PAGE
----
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Physical NatGas, Futures Part Company As Bears Undeterred By Positive Storage Stats

Physical natural gas for Friday delivery managed to outdo a futures market that seemed to have had its fill of bullish weather reports. Gains in the Northeast, Appalachia, and California were able to offset softer quotes in the Midwest, Midcontinent, and Louisiana, and the NGI National Spot Gas Average rose 4 cents to $2.77.

The Energy Information Administration (EIA) reported a storage build of a miserly 46 Bcf, about 6 Bcf less than expected, but the futures market nonetheless turned lower. At the close August had lost 5.2 cents to $3.042 and September was down 5.0 cents to $3.037. August crude oil added 19 cents to $44.93/bbl.

The newly-minted spot August future took what should have been construed as a supportive Energy Information Administration (EIA) natural gas storage report and turned it into a negative despite figures that were well below market expectations.

The EIA reported a storage injection of 46 Bcf, about 6 Bcf less than consensus estimates. Following the release of the figures, August futures rose to $3.122, and at 10:45 a.m. August was trading at $3.097, up three-tenths from Wednesday's settlement.

Prior to the report traders were looking for a somewhat larger storage build. Last year 41 Bcf was injected and the five-year average stands at 72 Bcf.

Citi Futures Perspective calculated a 54 Bcf injection and IAF Advisors estimated a 51 Bcf increase. A Reuters survey of 22 traders and analysts showed an average of 52 Bcf with a range of +40 Bcf to +60 Bcf.

"The market came up a bit, but fell off its highs," said a New York floor trader. "The market really didn't do much of anything, but it's holding above $3, which is a positive, and that's probably where it is going to hold for now."

Longer term, traders are optimistic.

The Denver analytical team at Wells Fargo said the storage data “provides further confirmation that the natural gas markets are at least 2 Bcf/d undersupplied. Over the last 9 weeks, this state of undersupply has caused the surplus to fall by 120 Bcf from 307 Bcf at the end of April.

"Based on current weather forecasts, our model indicates a 102 Bcf cumulative injection over the next 2 weeks, which would bring the storage surplus (versus the five-year average) down to just 147 Bcf. As a reminder, our forecast for end-of-injection season storage is 3.88 Tcf, which is in-line with the five-year average and incorporates 3 Bcf/d of lost power generation demand due to gas-to-coal switching driven by higher summer natural gas prices."

"The 46 Bcf build for last week was smaller than both the 52 Bcf consensus estimate and the 72-Bcf five-year average, a clear bullish surprise," said Tim Evans of Citi Futures Perspective. "In our view, this keeps the market on track for further gains, with failed technical support at $3.25, and the $3.50 level last tested in mid-May as possible targets in the weeks ahead."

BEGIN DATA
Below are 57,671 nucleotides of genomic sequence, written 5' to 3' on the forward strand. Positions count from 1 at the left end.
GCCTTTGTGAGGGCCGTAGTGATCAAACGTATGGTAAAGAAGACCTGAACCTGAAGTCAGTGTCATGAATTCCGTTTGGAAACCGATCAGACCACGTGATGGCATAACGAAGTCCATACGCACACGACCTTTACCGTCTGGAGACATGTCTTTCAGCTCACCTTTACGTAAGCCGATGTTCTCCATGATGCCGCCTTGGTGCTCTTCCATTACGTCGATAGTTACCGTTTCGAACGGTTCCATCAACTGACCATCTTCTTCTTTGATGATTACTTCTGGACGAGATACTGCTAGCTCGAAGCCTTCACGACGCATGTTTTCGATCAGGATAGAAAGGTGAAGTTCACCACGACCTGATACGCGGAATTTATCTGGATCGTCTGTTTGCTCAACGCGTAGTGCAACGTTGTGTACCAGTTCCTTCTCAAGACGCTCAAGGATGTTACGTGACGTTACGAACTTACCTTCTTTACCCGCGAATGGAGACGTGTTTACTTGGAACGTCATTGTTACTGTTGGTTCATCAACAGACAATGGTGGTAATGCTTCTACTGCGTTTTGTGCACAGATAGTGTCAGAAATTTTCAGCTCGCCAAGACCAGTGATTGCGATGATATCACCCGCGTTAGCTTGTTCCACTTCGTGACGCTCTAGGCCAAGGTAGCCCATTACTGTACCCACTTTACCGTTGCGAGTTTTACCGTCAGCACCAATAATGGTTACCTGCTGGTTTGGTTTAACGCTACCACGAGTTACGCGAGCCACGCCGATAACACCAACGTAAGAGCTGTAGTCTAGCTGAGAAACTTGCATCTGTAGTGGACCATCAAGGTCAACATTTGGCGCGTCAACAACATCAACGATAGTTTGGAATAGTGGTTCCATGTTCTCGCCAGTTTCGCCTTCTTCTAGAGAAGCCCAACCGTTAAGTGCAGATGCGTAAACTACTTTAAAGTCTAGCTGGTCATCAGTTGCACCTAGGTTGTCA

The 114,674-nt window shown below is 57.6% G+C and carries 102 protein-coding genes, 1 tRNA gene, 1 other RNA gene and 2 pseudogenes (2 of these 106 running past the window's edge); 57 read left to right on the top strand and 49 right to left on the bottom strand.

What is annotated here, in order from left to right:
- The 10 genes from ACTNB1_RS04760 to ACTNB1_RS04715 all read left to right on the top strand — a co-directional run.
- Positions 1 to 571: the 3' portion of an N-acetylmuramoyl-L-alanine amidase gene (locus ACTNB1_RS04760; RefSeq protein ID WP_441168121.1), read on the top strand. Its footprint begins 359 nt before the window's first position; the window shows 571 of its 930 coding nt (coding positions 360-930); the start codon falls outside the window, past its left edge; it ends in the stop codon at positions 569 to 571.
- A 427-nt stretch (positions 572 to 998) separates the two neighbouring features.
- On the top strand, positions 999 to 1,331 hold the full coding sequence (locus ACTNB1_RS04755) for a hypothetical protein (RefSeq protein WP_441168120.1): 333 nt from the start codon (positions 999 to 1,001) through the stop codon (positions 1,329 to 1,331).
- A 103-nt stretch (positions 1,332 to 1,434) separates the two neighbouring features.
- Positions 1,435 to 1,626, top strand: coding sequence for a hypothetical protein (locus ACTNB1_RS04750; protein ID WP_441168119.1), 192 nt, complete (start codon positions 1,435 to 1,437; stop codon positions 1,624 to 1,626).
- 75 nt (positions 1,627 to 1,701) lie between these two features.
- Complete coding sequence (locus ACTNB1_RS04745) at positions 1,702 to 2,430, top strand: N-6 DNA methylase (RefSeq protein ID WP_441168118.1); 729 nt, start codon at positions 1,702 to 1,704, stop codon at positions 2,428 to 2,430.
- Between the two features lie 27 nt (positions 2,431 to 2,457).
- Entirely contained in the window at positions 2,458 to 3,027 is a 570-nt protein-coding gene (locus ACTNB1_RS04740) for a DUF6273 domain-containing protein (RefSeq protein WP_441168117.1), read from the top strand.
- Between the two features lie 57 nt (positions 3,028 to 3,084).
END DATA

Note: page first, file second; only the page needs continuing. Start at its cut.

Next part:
Inventories now stand at 2,816 Bcf and are 319 Bcf less than last year and 181 Bcf greater than the five-year average.

In the East Region, 23 Bcf was injected, and the Midwest Region saw inventories rise by 20 Bcf. Stocks in the Mountain Region were 2 Bcf higher, and the Pacific Region was down 1 Bcf. The South Central Region increased 2 Bcf.

The physical market saw healthy weather-driven advances as eastern highs going into the weekend were expected as much as 10 degrees above normal. AccuWeather.com forecast that Boston's Thursday high of 79 would jump to 90 by Friday before ebbing slightly to 88 on Saturday, well beyond the normal high of 80. New York City's high Thursday of 82 was also expected to jump to 90 on Friday but ease to 86 by Saturday. The normal high this time of year in the Big Apple is 83. Philadelphia's Thursday high of 88 was forecast to reach 92 on Friday and hold at 90 on Saturday, 4 degrees above normal.

Gas at the Algonquin Citygate jumped 51 cents to $3.22 and gas on Iroquois Waddington gained 9 cents to $3.03. Deliveries to Tennessee Zone 6 200 L added a stout 45 cents to $3.10.

Packages priced at Tetco M-3 Delivery added 11 cents to $2.16 and gas bound for New York City on Transco Zone 6 rose 23 cents to $2.79.

The National Weather Service in New York City reported that a warm front remains well to the north as high pressure sits over the western Atlantic through Friday. "A cold front will slowly approach during the day on Saturday, eventually moving offshore late in the day on Sunday. The front remains nearby on Monday before weak high pressure builds in from the northwest for the middle of next week.”

Other market points were mostly lower. At the Chicago Citygate deliveries Friday shed a penny to $2.83 and gas at the Henry Hub also eased a penny to $3.00. Gas on El Paso Permian dropped a penny to $2.63, and gas on Northern Natural Demarcation came in 2 cents lower at $2.74.

Gas on Kern Receipt lost 3 cents to $2.60 and gas priced for Friday delivery at the PG&E Citygate was quoted a penny lower at $3.18.

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